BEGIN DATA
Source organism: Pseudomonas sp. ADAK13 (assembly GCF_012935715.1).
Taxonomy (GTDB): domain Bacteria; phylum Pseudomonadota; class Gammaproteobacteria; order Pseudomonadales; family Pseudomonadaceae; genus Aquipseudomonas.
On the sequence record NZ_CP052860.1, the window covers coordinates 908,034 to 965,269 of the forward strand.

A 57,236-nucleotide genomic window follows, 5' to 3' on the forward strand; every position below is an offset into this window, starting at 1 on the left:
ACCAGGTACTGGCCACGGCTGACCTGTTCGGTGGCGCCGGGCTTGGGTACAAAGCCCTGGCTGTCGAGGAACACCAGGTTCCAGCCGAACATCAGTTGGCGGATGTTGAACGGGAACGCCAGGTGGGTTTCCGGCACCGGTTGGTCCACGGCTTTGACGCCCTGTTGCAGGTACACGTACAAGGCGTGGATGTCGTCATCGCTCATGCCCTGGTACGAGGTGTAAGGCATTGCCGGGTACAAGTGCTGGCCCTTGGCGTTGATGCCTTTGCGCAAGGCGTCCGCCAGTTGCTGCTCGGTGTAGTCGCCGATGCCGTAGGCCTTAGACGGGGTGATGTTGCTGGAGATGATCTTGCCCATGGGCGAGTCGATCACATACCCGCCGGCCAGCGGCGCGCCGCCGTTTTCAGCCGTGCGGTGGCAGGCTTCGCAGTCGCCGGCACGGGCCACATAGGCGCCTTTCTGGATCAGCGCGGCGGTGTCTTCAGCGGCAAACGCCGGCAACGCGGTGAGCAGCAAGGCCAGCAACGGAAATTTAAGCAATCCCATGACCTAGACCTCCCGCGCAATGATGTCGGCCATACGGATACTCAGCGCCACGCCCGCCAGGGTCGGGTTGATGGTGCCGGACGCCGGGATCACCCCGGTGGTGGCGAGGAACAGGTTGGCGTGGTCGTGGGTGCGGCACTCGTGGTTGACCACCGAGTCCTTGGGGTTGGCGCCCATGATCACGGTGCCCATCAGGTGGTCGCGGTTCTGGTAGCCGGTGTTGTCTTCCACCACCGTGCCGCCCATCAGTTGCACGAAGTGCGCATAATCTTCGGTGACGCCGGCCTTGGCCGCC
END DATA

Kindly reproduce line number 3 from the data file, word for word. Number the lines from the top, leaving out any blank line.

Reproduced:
On the sequence record NZ_CP052860.1, the window covers coordinates 908,034 to 965,269 of the forward strand.